Ann Arbor, MI, 48109
Or come in personally to the Daily, located next to the-Student
Activities Building and behind Betsy Barbour Hall (we're on the sec-
ond floor) by 3 p.m. Thursday, October 19. Make checks payable to
the Michigan Daily. The cost is $1 for 2 lines (14 words). Each addi-
tional line is 504.
r-------------------------------------------------------
Mail to:
SWEETEST DAY AD
420 Maynard St.I
l Ann Arbor, M1, 48109
II
I 1
SYorur nnrae

r
I

Teen volunteers
"onored
Some 70 young volunteers who worked
in the 1978 Summer Teen Volunteer pro-
gram at University Hospital units were
honored at a recent Recognition Nigti.
for the teens and their parents held af
Mott Children's Hospital.
The teens worked in the Mainr
Hospital, Ambulatory Care, and Mott
during the summer months. Others also
give of their time during the regular
school year.y

- r
-A Fantl syFilm $ n Un tedArni s
Teens who achieved 100, 200 and 300'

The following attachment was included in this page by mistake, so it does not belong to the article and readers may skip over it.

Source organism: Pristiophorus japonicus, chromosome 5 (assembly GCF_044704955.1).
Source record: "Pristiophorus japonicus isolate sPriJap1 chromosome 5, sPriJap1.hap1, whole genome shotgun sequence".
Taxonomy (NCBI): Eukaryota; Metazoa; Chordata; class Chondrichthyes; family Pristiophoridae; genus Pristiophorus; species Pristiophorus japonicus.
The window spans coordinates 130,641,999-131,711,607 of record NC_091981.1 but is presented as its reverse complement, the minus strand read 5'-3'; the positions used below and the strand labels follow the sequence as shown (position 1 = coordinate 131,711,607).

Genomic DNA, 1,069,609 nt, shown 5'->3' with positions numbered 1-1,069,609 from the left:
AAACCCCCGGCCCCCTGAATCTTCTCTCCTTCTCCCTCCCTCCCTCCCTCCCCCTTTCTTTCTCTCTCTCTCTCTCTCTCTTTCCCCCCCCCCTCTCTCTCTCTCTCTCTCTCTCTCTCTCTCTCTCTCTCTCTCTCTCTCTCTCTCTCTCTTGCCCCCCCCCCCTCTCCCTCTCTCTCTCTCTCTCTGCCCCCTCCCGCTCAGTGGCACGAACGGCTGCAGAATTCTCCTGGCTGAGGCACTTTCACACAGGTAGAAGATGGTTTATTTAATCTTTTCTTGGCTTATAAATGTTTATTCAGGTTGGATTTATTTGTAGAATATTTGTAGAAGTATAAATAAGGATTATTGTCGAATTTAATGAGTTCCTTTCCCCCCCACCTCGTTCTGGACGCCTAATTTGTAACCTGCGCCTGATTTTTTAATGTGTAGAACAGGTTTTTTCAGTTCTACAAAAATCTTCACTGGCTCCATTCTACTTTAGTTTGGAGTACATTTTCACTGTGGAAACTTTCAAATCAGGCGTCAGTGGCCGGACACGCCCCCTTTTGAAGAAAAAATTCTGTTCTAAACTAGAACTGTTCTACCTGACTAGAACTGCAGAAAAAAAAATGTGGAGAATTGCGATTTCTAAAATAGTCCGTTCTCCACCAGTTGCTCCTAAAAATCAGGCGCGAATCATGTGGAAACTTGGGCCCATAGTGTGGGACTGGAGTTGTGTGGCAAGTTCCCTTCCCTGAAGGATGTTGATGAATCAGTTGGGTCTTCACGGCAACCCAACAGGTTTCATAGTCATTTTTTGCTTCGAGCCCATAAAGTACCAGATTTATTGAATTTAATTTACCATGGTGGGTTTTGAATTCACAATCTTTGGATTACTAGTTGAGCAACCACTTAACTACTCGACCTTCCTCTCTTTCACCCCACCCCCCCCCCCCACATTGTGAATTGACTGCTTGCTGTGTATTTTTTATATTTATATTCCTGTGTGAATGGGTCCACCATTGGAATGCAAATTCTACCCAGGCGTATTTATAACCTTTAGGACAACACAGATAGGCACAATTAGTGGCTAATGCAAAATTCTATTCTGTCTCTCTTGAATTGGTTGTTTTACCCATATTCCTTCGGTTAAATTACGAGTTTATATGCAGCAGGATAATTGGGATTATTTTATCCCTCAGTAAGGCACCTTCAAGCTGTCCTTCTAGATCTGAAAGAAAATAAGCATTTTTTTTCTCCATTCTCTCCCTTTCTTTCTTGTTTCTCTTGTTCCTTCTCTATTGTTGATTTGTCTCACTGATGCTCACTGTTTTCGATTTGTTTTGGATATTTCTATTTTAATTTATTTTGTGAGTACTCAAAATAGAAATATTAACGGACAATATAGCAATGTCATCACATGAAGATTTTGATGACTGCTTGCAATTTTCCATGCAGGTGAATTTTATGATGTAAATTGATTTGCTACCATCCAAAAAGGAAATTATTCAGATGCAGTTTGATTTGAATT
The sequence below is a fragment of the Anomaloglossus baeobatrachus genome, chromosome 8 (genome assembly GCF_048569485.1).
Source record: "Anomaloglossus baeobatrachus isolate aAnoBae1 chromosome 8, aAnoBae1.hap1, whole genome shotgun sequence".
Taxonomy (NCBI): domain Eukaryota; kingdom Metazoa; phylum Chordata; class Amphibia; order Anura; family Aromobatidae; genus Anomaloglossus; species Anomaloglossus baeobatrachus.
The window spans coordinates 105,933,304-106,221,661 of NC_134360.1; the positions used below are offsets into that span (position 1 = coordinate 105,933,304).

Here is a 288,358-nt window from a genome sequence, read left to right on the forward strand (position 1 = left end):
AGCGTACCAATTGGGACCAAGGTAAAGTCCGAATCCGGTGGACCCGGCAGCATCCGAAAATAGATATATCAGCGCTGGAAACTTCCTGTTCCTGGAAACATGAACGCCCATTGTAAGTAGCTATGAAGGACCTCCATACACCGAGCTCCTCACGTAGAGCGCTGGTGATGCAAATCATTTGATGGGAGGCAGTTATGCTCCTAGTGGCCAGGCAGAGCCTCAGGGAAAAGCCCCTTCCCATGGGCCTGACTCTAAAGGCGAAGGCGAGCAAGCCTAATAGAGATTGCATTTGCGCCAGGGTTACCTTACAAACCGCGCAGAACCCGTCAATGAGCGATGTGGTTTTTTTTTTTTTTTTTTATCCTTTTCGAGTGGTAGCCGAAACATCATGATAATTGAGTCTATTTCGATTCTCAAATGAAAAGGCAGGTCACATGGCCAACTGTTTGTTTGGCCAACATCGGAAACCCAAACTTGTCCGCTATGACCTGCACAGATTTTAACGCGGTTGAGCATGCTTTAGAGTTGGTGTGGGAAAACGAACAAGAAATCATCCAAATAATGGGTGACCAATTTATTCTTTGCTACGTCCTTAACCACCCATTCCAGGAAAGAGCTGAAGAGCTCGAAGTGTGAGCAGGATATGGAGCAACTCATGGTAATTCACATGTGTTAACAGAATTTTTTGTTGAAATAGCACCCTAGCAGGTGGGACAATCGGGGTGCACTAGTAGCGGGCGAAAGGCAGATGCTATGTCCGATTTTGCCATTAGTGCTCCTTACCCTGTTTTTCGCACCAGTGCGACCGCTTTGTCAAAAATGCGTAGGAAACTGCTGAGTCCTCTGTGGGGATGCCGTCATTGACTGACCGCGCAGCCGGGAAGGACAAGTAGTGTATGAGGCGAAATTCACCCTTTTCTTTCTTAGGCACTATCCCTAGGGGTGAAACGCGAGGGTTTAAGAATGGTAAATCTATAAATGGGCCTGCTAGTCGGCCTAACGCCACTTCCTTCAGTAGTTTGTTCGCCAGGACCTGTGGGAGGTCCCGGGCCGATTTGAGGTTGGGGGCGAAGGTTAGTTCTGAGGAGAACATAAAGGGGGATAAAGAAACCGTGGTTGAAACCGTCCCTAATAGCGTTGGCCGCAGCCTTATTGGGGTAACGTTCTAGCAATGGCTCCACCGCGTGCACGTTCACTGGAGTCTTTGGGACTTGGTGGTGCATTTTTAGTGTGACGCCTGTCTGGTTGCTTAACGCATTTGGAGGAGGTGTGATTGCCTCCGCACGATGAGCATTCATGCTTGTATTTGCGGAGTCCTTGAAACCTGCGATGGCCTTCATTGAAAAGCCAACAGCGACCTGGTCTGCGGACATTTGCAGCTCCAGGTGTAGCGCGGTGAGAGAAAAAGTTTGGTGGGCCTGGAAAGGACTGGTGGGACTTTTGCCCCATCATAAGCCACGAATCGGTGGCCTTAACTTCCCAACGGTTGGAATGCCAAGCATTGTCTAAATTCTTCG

hours of contributed hours over this
JACK NICHOLSON past and previous summers wire
awarded pins. Those receiving awards
were: Martha Bennington, Cindy,,
Corpron, Teresa Donahue, Barb)
Kreinke, Sheila Morrison, Bert Greep,
MON.-TUES.-THURS.--FR. and Terry Upchurch, all from Ann
7:30-4:30 Arbor.
SAT.-SUN.-WED.
1:30-3:30-5:30-7:30-9:30 Sue Dentel and Amy Owsley, who was
the top earner this summer at 115
hours, are from Dexter.

LIZ INTERNATIONAL

OCTOBER
1978
Friday, Oct. 20
EXCURSION
Detroit Inst. of Art and
Science Center
Contact International
Center for details.
Departure ... 12 noon-764-9310
DINNER . . . (International) AT
mBETHLEHEM CHURCH OF CHRIST:

Saturday, Oct. 14
PARTY.. . (International)
INTERNATIONAL FESTIVAL EVE
PARTY
8:00 PM Alice Lloyd Hall;
Admission: Student/Staff ID and $1
c ..a... nom I I

Wednesday, Oct. 18
SYMPOSIUM
LATIN AMERICA-EXTERNAL
THREATS AND INTERNAL PRESSURES
Speakers: Mauricio Font
A m.i rv, fP n